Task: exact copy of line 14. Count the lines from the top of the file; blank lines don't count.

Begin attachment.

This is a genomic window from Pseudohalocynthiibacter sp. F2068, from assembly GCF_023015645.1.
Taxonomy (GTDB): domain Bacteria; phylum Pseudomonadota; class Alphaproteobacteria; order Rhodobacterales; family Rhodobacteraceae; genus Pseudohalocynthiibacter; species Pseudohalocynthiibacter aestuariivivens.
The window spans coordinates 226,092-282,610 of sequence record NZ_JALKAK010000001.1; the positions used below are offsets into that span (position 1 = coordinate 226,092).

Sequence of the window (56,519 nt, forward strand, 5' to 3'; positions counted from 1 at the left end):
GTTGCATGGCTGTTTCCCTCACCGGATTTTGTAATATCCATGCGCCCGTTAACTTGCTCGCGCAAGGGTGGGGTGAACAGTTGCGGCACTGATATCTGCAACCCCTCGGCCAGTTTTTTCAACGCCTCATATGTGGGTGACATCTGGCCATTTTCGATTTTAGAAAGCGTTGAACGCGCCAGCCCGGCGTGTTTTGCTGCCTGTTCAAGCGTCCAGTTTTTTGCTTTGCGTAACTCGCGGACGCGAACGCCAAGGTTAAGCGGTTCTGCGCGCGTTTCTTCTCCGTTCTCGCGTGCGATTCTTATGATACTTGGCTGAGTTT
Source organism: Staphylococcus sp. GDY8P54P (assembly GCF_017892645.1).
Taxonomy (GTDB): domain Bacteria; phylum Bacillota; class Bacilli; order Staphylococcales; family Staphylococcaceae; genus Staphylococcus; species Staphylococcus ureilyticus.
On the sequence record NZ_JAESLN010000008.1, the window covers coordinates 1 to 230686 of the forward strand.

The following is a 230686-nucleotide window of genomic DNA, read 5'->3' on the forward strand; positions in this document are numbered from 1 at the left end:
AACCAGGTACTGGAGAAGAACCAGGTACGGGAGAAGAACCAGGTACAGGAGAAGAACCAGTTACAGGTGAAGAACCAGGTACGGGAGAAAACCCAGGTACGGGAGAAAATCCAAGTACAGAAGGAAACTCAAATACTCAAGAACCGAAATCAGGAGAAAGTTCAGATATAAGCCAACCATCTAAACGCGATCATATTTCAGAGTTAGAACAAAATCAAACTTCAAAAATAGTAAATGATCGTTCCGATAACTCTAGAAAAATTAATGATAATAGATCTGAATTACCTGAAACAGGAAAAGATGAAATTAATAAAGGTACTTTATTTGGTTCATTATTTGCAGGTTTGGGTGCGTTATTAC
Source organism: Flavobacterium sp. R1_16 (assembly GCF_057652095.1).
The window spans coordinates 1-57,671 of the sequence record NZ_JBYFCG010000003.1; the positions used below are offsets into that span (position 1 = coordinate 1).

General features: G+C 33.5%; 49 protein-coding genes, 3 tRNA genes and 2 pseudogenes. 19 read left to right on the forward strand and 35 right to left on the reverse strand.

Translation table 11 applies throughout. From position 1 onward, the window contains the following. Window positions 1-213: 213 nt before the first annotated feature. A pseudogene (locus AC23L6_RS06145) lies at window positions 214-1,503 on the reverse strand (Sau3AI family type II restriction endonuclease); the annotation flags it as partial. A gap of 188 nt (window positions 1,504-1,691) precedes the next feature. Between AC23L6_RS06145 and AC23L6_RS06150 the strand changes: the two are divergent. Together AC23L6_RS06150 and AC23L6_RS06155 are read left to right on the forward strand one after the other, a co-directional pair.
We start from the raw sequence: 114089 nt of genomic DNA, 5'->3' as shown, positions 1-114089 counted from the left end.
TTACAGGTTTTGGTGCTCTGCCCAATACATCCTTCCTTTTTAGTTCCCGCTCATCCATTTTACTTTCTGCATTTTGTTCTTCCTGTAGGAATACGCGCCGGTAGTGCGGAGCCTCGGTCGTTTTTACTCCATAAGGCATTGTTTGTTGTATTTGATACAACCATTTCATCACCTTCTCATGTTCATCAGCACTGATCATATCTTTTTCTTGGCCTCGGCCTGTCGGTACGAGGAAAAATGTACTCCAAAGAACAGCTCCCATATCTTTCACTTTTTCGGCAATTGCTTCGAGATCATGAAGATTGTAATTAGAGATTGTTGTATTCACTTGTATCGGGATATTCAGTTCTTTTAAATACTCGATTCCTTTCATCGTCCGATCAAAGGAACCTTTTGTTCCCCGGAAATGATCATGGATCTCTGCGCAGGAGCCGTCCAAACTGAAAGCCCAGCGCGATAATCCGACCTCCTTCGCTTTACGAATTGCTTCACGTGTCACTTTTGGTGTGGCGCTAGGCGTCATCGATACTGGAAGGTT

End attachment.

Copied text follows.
Translation table 11 applies throughout. From position 1 onward, the window contains the following. Window positions 1-213: 213 nt before the first annotated feature. A pseudogene (locus AC23L6_RS06145) lies at window positions 214-1,503 on the reverse strand (Sau3AI family type II restriction endonuclease); the annotation flags it as partial. A gap of 188 nt (window positions 1,504-1,691) precedes the next feature. Between AC23L6_RS06145 and AC23L6_RS06150 the strand changes: the two are divergent. Together AC23L6_RS06150 and AC23L6_RS06155 are read left to right on the forward strand one after the other, a co-directional pair.